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  • Does astigmatism-correcting cataract surgery extend the recovery process?


    If you have limbal relaxing incisions for astigmatism with cataract surgery, does it change the recovery process of the surgery?


    While a normal cornea has the shape of a slightly peaked dome, similar to the smaller end of an egg, we often talk about the cornea as a round sphere like a basketball. Astigmatism is the name we give to a cornea that looks more like a football than a basketball. For example, if you picture a football lying on a clock face with the long axis running from 3:00 to 9:00, the curvature is steeper in the axis at 12:00 on the clock face and flatter in the axis at 3:00, 90 degrees away. This is called “regular” astigmatism.

    This difference in the curvature produces two or more focus points on the retina which creates blurred vision. Eyeglasses and contact lenses are used to correct astigmatism and can produce excellent vision. There are times when a person might wish to correct his/her astigmatism with surgery to remove this astigmatism and it is common to do this at the time of cataract surgery, either with a toric implant lens or with limbal reading incisions. However, if the axis of astigmatism does not line up to make a perfect cross (perpendicular lines) then it is called “irregular” astigmatism and may require a hard contact lens or corneal surgery to correct.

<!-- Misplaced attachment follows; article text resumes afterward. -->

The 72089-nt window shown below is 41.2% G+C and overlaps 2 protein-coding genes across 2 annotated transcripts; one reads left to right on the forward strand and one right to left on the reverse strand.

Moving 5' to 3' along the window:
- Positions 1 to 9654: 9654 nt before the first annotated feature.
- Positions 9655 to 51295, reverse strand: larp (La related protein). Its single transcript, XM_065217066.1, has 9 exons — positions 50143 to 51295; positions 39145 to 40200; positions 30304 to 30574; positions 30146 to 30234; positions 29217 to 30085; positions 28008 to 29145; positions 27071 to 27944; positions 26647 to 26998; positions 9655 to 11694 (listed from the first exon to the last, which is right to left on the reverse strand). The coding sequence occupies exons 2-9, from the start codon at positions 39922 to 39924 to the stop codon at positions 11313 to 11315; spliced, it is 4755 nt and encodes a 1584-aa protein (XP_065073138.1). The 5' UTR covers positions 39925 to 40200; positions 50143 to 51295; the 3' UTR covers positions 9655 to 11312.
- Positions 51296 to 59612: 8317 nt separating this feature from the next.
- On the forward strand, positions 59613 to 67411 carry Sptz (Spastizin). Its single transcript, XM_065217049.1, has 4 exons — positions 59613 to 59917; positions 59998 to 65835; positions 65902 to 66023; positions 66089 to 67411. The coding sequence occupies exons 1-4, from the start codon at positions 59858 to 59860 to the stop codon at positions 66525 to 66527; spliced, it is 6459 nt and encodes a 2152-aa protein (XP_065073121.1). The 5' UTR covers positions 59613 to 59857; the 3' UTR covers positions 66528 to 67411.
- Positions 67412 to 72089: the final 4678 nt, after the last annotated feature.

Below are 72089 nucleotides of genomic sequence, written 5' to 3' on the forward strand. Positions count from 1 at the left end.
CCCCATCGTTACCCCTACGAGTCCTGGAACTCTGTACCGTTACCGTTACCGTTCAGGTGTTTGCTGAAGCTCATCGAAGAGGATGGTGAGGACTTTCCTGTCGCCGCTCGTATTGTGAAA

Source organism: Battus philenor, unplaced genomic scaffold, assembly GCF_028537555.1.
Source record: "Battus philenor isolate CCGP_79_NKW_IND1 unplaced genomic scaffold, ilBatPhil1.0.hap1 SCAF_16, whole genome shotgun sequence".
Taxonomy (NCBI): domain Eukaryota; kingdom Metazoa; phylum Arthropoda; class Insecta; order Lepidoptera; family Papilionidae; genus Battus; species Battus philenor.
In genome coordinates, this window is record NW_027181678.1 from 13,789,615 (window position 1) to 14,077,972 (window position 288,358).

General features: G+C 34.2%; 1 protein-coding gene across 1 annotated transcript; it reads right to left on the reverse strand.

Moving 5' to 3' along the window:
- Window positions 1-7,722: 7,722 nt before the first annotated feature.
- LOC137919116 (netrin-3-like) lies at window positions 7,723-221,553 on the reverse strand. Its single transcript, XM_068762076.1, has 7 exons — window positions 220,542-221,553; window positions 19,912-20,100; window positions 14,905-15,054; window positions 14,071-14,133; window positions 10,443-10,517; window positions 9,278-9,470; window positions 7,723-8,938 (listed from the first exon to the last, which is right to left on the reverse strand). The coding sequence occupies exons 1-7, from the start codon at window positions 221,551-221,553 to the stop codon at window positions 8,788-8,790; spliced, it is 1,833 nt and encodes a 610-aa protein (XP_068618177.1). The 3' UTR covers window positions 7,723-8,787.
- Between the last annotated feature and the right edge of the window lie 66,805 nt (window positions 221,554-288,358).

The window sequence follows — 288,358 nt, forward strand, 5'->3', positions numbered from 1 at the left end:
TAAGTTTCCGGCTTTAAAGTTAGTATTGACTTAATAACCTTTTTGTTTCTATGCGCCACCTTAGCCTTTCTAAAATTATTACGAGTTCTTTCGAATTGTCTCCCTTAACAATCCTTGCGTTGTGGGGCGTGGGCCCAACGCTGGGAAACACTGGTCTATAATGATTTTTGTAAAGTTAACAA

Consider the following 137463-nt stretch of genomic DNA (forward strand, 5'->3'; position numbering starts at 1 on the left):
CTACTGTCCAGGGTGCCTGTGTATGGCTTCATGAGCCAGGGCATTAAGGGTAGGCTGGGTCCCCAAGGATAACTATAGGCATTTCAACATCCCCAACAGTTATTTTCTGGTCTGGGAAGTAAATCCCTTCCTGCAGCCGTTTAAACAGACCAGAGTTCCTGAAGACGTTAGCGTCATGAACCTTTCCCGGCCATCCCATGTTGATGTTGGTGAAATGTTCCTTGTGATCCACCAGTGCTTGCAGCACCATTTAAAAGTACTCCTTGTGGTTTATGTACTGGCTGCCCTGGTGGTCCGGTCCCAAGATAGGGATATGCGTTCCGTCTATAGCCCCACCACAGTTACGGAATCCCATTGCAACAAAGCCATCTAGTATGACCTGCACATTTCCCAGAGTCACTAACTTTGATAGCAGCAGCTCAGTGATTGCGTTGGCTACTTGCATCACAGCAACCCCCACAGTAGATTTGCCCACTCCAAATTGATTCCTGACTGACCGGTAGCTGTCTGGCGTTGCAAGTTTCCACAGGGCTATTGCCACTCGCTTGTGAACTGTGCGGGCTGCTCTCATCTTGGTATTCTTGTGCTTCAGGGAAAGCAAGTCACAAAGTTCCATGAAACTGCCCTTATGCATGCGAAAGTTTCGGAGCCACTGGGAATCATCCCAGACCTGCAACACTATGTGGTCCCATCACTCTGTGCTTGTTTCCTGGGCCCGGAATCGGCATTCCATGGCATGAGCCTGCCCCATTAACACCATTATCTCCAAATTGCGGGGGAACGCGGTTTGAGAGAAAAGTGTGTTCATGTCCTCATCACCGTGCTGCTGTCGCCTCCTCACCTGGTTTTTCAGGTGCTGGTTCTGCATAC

Limbal relaxing incisions correct regular astigmatism by flattening the overly steep curves in the cornea. The ophthalmologist can make these incisions by hand with a tiny blade or with a laser. Since relaxing incisions are an elective procedure, most insurance programs consider them to be cosmetic in nature and do not cover the added cost of this procedure.

    There are really two different aspects to recovering after cataract surgery: one that deals with the healing of the eye and the other deals with the final clearness of vision. The “recovery” from surgery is not prolonged with the relaxing incisions. There can be a mild scratchy feeling for a few days, but this seldom causes any recovery issue. The final visual sharpness you will have after cataract surgery can take a bit longer with astigmatism-correcting incisions. The cornea takes a little more time to stabilize after relaxing incisions, but this usually happens within a few weeks, depending on the degree of astigmatism.

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